Here's a quote from my client, Ryan Townsend who is a CTO & web performance fanatic (as well as a jacked-man):


"When it comes to justifying the value of web performance, you may have come across the phrase "The Next Billion Users". These are people living in emerging markets who are not currently online but will be over the coming years.
As they join the web, many will have their experience hampered by the limited processing power of budget mobile devices and poor network connectivity – so this (I hope!) makes it an obvious business reason to invest in optimising performance and unlock the immense potential value in these markets."

You can find the full article HERE if you want to read more about web performance.


So while web performance won't make you a better writer, it will expose your writing to more people.


Speed matters, even on a fitness blog.


Here are a few quick pointers from a web performance complete novice who happens to have a number of clients who are experts in the field:


1) Keep graphics, fancy backgrounds, and pop-ups to an absolute minimum. The process of how the article loads will dictate how many people actually follow through with reading your article

2) Use external videos and things that have to "load" sparingly. The more that has to load, the more likely it is your site will be slow

3) Actually check how long it takes your site to load.


Here's how fast mine tested using a speed-checker you can find HERE:



I'm was happy with these results.


But then I ran another test on one of the articles themselves.


Those results were very different.


As you'll see here:

Terrible, I have some work to do if I'm to optimize my own blog. Optimize your performance and you'll optimize your readership far more effectively.


As each second passes by, you lose a huge percentage of readership. It's sad, it's harsh but unfortunately, it's true. Make sure you are taking responsibility for the speed and simplicity of your website for maximum readership.


34) There is lots of competition, you should publish anyway


Everyone has a blog now. Your job will be to try to do it better than everyone else. Accept that right from the beginning and then publish anyway.


35) Set writing goals


Most people respond well to set goals relating to their writing.


I like consistency goals to help me with my writing. I want to get a blog post out every week, so I try to write a post each week.


I sometimes fail. I reset, and try again to keep getting my content out there.


I used to have a goal of doing two articles a week. I managed to achieve that for over a year despite going on two separate month-long holidays like the over-privileged PT I am but it reached a point where due to client demand, I wasn't able to maintain that and had to reduce it down to about 1 a week so I don't go insane.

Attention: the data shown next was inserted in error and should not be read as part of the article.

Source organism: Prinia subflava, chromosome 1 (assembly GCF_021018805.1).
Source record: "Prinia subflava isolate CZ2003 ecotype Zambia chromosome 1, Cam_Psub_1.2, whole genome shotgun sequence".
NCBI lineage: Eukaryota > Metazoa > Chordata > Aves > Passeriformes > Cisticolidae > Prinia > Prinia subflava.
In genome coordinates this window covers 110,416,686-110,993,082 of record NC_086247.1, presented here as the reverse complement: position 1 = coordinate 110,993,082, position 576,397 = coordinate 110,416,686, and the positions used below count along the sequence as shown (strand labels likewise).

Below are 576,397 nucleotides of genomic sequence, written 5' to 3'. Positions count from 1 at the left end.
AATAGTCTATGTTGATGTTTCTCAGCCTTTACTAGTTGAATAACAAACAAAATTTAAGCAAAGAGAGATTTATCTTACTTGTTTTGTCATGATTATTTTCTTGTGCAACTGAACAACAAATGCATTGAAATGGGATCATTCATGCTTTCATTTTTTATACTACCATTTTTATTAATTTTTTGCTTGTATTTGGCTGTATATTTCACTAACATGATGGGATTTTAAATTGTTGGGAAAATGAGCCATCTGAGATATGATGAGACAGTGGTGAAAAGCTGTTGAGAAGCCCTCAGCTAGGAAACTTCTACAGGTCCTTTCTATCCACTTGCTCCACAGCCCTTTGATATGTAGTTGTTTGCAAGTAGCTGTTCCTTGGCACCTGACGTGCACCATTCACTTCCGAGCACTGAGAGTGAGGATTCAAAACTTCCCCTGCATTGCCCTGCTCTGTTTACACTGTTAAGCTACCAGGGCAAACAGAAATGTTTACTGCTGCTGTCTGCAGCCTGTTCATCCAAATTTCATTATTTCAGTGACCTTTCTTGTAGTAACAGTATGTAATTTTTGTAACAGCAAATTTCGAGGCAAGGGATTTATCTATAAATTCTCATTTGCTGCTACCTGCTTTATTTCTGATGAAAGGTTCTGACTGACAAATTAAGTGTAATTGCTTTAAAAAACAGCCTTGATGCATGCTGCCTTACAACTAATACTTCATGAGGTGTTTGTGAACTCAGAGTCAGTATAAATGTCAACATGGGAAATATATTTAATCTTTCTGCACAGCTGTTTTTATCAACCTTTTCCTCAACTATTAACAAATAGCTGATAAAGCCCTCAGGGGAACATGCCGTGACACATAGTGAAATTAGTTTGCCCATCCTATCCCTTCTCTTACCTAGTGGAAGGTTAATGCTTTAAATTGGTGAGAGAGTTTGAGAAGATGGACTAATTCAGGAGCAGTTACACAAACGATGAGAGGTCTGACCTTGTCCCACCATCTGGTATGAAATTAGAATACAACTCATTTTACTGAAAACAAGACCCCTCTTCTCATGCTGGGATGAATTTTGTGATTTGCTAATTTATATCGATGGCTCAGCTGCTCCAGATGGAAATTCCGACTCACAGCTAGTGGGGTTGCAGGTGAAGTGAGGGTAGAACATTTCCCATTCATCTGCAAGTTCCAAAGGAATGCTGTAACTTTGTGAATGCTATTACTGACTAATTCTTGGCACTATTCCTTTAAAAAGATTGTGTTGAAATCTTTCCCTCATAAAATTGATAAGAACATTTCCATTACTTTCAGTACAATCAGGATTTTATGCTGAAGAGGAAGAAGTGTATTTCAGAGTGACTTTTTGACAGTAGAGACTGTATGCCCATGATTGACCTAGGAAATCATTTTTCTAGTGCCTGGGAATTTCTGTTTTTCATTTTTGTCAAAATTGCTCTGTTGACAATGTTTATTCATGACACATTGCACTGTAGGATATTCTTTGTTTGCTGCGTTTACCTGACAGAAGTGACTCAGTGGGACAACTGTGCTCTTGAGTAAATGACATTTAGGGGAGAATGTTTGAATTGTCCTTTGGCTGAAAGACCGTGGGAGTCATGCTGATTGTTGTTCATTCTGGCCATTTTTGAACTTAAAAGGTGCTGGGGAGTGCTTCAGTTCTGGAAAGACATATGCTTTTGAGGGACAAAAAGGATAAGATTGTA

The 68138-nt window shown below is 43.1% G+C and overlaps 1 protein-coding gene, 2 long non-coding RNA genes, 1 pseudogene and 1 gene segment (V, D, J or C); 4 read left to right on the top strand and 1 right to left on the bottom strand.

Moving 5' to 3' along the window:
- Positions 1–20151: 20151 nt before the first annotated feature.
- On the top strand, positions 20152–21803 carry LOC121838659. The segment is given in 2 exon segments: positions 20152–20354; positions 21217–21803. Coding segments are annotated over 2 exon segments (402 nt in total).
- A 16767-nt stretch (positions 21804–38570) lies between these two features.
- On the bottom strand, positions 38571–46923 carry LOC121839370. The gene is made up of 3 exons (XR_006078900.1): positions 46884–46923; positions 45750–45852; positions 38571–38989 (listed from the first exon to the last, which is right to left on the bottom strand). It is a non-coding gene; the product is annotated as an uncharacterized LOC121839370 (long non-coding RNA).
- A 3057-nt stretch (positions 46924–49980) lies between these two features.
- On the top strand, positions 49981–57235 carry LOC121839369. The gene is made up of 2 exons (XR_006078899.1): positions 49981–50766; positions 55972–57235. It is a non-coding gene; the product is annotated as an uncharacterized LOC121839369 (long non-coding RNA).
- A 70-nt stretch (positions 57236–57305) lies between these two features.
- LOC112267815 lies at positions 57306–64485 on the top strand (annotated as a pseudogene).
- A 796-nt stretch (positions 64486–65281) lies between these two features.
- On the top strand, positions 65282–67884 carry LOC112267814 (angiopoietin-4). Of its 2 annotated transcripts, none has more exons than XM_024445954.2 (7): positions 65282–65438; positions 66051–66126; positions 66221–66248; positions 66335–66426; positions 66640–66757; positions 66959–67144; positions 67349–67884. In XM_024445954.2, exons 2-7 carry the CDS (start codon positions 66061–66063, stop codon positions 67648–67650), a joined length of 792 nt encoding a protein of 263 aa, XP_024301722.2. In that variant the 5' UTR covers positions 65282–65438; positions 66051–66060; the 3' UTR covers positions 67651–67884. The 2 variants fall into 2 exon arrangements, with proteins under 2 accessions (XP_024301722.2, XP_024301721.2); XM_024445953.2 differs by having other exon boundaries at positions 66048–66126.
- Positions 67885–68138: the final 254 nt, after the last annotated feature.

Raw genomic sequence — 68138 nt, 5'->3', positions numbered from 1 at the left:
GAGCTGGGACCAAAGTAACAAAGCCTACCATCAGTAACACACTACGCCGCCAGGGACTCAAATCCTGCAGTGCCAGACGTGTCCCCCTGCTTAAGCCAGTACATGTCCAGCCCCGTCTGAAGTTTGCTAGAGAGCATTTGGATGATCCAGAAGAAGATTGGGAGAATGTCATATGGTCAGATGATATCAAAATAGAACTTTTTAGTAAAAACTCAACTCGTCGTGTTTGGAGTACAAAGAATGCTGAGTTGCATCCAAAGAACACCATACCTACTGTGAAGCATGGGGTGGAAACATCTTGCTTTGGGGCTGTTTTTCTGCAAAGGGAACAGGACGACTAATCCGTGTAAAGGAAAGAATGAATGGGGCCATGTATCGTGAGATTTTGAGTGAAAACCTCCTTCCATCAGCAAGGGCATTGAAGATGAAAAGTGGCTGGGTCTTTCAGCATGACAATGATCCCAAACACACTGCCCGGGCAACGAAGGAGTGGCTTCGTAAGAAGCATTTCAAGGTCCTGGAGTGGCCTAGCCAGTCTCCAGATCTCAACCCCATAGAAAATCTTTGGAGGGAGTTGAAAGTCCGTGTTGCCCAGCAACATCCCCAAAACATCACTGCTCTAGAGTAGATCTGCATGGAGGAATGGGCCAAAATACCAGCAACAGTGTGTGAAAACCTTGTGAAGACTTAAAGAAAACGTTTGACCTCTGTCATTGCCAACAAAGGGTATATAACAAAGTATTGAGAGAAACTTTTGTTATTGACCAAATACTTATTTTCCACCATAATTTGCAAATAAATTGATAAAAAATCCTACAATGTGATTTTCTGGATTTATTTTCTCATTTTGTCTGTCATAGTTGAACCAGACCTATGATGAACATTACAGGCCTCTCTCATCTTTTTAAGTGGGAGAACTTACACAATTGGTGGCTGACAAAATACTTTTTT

Over time, you'll find what goals work best for you.


What writing goals do you have?



36) Remove fluff words like "that" which unnecessarily lengthen your sentences without adding any extra meaning


This was another tip from John Romaniello.


To use an example:


"I crossed the bridge until I realised that I had forgotten something."


Which still makes sense without the unnecessary wording.


"I crossed the bridge until I realised I had forgotten something."


Reread your sentences, remove the unnecessary fluff, make your writing clearer and more concise.


Other examples of common fluff words and phrases:


  • Absolutely, certainly, completely, definitely

  • 'All of the' instead of 'all the'

  • 'At all times'

  • 'Commonly'

  • 'Due to the fact that'

  • 'For all intents and purposes'

  • 'Has the ability to'

  • 'Just'

  • 'Very'


And many more. HERE is a great article to reference if you are ever unsure.


A great tool is to use the search tool by press Ctrl+F. Using that you can quickly search your writing to make sure you aren't using filler words which diminish the quality of your writing



37) Don't use loads of abbreviations unless you know your audience is familiar with them


Abbreviations require knowledge of the subject matter. If you are addressing beginners to strength training if you use the abbreviation SLRDL (single-leg Romanian deadlift) the chances are your readership won't have a clue what you are on about.


This goes back to knowing your audience.


Abbreviating everything might save you time, but it could cost you readers and limit the number of people you can help or work with.


If you have any doubts about whether someone will understand your abbreviation just don't abbreviate.


38) Take your time with formatting


If your formatting is terrible, people won't respect your opinion as much as first impressions matter.

Make sure you are previewing all your articles before you publish them and make sure they look presentable on both desktop screens and mobile screens because your writing should be laid out well on both.


That's all for now! Good luck with your writing. If you have any questions please do not hesitate to ask. You can reach me via email to the address cjkpersonaltraining@hotmail.co.uk.


My Instagram is @the_heavy_metal_strength_coach please give me a follow or if you feel the need to fill your ears with my voice you can listen to my podcast by searching for THe Grafters Podcast on your favorite podcast provider.


Chris K

The Heavy Metal Strength Coach